8 Reasons Why “Avatar” Is The Most Overrated Movie of The 21st Century (So Far)

When James Cameron’s Avatar was released at the end of 2009, audiences were smitten. With its high-tech 3D and its use of cutting-edge technology, Avatar was awesome to look at. It made $77 million in its first weekend of release and eventually made an astounding $760 million domestically (and $2.7 BILLION dollars worldwide). Critics were impressed as well: Avatar has a 83% Fresh rating on Rotten Tomatoes (very good) and an aggregate score of 83 on Metacritic (even better). For reference, Alfonso Cuaron’s Children of Men has a score of 84 on Metacritic and Christopher Nolan’s The Dark Knight earned an 82.

Avatar was so well-received that it quickly became the odds-on favorite to win the Academy Award for Best Picture at the 2010 awards show. When one watches Avatar, it is immediately evident the amount of craft and vision that went into producing it. This is no surprise, coming from the man who helmed Terminator 2: Judgment Day, The Abyss, Aliens, and Titanic (itself a Best Picture winner). James Cameron knows how to make gorgeous and nail-biting films that the public loves. To take anything away from him would be silly–a waste of time.

That being said, Avatar’s mind-boggling success had less to do with that masterful filmmaking and more to do with its blockbuster characteristics. At the 2010 Academy Awards, Kathryn Bigelow’s The Hurt Locker took home the Best Picture prize (as well as Best Director for Bigelow) while Avatar took home statues for Best Cinematography, Best Visual Effects, and Best Art Direction (acknowledging the beauty and craft of the movie but not so much its resonance).

For most of 2010, Avatar was spoken of as one of the possible best films ever made. However, as the AMPAS recognized, Avatar is less an incredible picture and more a well-made, slick, exciting event. Since then, Avatar’s reputation has continued to decline. Even though it is a solid, engrossing movie, here are 8 reasons Avatar’s reputation has started to deteriorate.


1. It treats its story with exaggerated somberness, even though the story is lifted from several previous sources

As has been written about previously (hundreds of times), the story of Avatar is recycled from multiple sources, such as the real-life story of Pocahontas and the movies Ferngully and Dances with Wolves. (One scene, which you can find showcased in a “side-by-side” version on the internet, seems lifted straight out of Ferngully, almost shot for shot.)

Though borrowing from previous stories is nothing new, treating your story as if it is beautiful and poetic and original while stealing is a little tacky. Cameron and his team seem to believe–in their bones–that no one has told such a story so important as this before and it hurts the film’s efficacy.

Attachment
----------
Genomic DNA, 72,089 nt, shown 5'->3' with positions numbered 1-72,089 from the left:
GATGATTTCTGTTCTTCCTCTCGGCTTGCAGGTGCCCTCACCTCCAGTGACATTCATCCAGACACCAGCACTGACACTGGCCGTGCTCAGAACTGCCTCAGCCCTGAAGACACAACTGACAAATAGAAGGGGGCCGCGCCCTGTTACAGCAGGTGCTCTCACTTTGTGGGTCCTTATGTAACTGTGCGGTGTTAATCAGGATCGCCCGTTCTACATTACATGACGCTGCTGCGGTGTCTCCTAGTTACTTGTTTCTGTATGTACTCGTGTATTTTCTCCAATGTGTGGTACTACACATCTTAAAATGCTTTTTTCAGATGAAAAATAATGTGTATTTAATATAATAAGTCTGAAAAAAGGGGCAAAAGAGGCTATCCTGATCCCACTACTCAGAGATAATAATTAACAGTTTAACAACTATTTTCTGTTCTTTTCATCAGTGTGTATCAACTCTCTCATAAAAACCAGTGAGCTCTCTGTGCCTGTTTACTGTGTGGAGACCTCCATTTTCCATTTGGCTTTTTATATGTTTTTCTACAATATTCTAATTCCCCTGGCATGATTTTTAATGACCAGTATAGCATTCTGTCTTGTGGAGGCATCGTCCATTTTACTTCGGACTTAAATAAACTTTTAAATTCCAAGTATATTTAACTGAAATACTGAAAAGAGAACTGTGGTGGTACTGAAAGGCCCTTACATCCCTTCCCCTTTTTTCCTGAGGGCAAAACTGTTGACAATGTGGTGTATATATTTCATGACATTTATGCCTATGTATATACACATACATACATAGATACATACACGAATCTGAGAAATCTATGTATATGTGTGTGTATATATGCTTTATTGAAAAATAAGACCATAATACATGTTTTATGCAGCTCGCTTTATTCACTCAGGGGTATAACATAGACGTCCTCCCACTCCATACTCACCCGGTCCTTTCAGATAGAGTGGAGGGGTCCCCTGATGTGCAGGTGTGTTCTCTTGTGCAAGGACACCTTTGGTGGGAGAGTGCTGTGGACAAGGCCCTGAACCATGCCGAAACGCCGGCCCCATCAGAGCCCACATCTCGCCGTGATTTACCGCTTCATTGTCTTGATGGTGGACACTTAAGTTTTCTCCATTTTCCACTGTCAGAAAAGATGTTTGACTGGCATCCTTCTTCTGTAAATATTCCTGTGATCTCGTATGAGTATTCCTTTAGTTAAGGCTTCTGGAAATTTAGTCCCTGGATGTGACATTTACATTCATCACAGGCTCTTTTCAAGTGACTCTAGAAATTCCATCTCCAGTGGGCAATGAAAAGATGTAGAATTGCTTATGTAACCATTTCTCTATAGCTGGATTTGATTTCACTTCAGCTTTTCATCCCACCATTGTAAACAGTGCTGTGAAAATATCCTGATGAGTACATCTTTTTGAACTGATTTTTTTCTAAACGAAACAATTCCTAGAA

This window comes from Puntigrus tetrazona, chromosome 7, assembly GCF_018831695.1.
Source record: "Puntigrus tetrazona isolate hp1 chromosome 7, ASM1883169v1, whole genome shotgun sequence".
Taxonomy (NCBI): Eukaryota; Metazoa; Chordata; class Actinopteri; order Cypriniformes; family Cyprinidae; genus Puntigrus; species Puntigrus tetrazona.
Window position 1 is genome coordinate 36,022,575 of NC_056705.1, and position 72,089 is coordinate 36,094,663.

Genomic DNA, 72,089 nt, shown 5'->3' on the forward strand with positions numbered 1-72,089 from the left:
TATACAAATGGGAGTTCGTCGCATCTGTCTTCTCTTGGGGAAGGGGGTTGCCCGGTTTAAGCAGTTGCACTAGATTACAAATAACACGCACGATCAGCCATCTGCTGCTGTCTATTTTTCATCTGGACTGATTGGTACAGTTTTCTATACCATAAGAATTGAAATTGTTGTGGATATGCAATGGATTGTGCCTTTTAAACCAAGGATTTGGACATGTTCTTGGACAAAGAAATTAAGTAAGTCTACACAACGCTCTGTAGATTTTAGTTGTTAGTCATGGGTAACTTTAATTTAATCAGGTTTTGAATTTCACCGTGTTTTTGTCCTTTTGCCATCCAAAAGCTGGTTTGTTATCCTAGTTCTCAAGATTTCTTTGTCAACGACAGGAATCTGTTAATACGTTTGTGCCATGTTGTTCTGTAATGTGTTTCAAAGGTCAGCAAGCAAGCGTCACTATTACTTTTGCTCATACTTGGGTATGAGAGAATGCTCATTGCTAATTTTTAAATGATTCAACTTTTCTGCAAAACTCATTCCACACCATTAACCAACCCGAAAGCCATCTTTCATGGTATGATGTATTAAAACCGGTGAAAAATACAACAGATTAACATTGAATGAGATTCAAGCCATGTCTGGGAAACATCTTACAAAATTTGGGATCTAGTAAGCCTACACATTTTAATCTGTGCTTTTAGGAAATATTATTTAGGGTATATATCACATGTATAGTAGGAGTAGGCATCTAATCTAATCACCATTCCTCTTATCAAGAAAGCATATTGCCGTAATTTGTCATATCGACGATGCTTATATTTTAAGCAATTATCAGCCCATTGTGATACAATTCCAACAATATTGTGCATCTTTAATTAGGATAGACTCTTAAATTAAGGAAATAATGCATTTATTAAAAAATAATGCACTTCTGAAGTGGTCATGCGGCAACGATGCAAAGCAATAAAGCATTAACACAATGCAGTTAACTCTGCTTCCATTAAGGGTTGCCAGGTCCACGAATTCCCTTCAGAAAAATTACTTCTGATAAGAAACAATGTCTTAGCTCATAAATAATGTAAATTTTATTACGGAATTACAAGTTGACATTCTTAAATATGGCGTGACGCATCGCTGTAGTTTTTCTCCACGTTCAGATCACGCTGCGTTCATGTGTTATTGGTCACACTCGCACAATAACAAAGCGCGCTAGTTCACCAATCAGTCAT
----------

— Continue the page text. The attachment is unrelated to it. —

Though many of the opening scenes have a lightness about them, featuring throwaway but charming jokes (Sully accidentally steps on the tail of one of the Na’vi, Sully thinks he scared a big creature away when it was actually the even scarier creature behind him, etc.), you can feel the script working overtime to get the audience to like it. Once Sully begins to question his loyalty and allegiance to his fellow humans, the tone turns mostly sober, even as the plot machinations turn more obvious.

And when the final battle commences, and the slow motion begins to be employed, audiences know who is going to come out on top. There is an excitement to the images and an undeniable energy to the scenes of warfare but the story has been told before and with more nuance. The absence of nuance here is heightened by the self-seriousness, which may have been shared by its forerunner, Dances with Wolves, but felt more earned in that case.


2. The dialogue is undeniably clunky

For all of Cameron’s technical wizardry, his writing leaves something to be desired. Like Titanic before it, Avatar’s strength lies in areas outside of its script. One of its most ineffective aspects is its dialogue, which is too often expository or just plain awkward. Because the film streamlines its exposition effectively, it, by necessity, puts big chunks of information that are important to the audience’s understanding in the explanatory opening scenes.